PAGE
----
At this point I just want to make a clarification. God has a heart to restore. He wanted to restore Israel, and He wanted to restore Ahab, and now He is going to restore Elijah, but His method of restoration is different. For example, Israel and Ahab were wicked, and they said no. It was a willful rebellion against God. They broke relationship with God because they said, “No; we don’t want God and we don’t want His will, and we don’t want to please Him,” so they turned away to idols. It’s sort of what David did when he sinned with Bathsheba. It was sort of a rebellion; he knew the way, and he sinned against the Lord with Bathsheba, and he killed Uriah by proxy, and so on. It was what Demas did when he turned to this present world. In other words, Elijah went out of the presence of the Lord, but he wasn’t rebelling. His heart didn’t say, “I don’t want God, I don’t want to follow Him, I don’t want to do whatever He said.” He didn’t say, “I choose sin; I don’t want God.”
I call attention to that because when it’s willful rebellion, God restores in one way, and when you just take your eyes off the Lord, maybe looking at circumstances or a little bit of introspection, looking at your own heart and becoming self-confident, He deals differently. The big word is chastening. For those who willfully rebel against the Lord, God in love, they say tough love, He chastens in order to bring them back. But when someone gets distracted and bumped off the path and just looks at circumstances or gets a bad doctor’s report, or loses some financial investment, or something, God deals differently; it’s very tenderly. So, we’re going to see how God deals with Elijah who looked away from the Lord, no question about that. He had struggling faith, and he took his eyes off the Lord, and God is going to bring him back, but we don’t see the chastening in his life because of that situation.
I’m going to restate, not try to prove again, but what I believe happened to Elijah. We’ve already covered this, and if you missed it, you can get the CD’s; there are no charges. Pick up the CD’s; they are out in the hallway. In a nutshell, here’s what brought Elijah to his deep despair. 1 Kings 18:1, “It happened after many days, the word of the Lord came to Elijah in the third year, saying, ‘Go show yourself to Ahab, and I’ll send rain on the earth.’” Elijah, for the first time, was to stand face to face before Ahab. Ahab represents an enemy. Up until this time Elijah’s experience was at the brook. Elijah’s experience was at the widow’s house. Elijah’s experience was discovering El Shaddai, the God who is more than enough, but he was sheltered from the enemy. He wasn’t face to face with the enemy, and now for the first time he is called upon to stand face to face with Ahab, representing the world, the flesh, the devil, and every enemy, and he’s got to learn about spiritual warfare. This is a brand-new experience for him, and he’s got to learn that the battle is the Lord’s, and it’s not his, and he fails in that lesson. He completely failed in the test on Mt. Carmel with the 450 prophets of Baal.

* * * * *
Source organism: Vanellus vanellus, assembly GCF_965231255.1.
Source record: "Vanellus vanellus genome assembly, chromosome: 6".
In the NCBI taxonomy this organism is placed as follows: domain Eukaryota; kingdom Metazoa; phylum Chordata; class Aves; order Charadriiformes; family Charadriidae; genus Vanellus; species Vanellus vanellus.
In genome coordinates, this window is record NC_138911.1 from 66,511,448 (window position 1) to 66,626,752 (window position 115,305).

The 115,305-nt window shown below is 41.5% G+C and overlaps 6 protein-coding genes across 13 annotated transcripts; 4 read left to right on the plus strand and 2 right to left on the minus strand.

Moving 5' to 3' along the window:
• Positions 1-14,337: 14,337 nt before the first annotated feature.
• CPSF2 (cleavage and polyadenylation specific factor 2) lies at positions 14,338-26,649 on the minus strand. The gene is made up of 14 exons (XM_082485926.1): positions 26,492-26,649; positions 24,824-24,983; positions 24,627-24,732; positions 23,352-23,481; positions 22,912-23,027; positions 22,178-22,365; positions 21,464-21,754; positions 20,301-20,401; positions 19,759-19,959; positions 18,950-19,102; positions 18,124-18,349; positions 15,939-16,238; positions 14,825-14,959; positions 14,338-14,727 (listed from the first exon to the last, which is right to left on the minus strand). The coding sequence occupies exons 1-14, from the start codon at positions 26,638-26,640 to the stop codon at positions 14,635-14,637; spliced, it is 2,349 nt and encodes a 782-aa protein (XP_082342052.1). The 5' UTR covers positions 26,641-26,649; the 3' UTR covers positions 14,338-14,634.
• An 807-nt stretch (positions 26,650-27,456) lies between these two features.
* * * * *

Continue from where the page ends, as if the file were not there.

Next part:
He thought God called him, single handedly, to stand alone against 450 prophets, and he tried to do it. He was courageous. He did it in his own strength, and he attempted to win God’s battle. When you read the record, he was fearless, and when God quizzed him on it, he said, “I’ve been very zealous,” and he was. He was fearless, he was zealous. He imagined, because he didn’t understand spiritual warfare, that he had authority that God gave him, enabling him to stand against the enemy. So, he didn’t fear the enemy. In fact, when you read the record, he mocked the enemy. Anybody who knows anything about spiritual warfare would be careful before they started mocking the enemy. Even Michael the Archangel refused to rebuke Satan, and said, “The Lord rebuke you.” But Elijah thought it was his battle, and when it was over, he thought he won.
Listen to verses 38 & 39, “Then the fire of the Lord fell and consumed the burnt offering, and the wood and the stones and the dust, and licked up the water that was in the trench, and when all the people saw it, they fell on their faces and they said, ‘The Lord, Jehovah, He is God.’” Doesn’t that sound like victory? It was to Elijah. He said, “We did it!” And then the prophets of Baal, verse 22, “Elijah said to the people, ‘I alone am left a prophet of the Lord. Baal’s prophets are 450 men,’” and then in verse 40, “Elijah said to them, ‘Seize the prophets of Baal, and do not let one of them escape.’ So, they seized them, and Elijah brought them down to the Brook Kishon and slew them there. All the prophets of Baal were slain.” Doesn’t that sound like victory? He said, “Wow, God sent down fire, and God consumed the offering, just as He said He would at the time of the evening sacrifice. All the prophets of the false gods have been destroyed. He thought he won, but what did he find? Did he find a repentant nation that had turned back to God? The opposite is true. Did he find a humble king and queen, Jezebel and Ahab, convinced by the events on Mt. Carmel, that God is the One true and living God? The opposite is true. Verse 1, “Ahab told Jezebel all Elijah had done.” Notice that he didn’t tell anything God had done; it was all Elijah had done, and he was trying to do it, too, in his own strength. And then she put a death warrant on his head.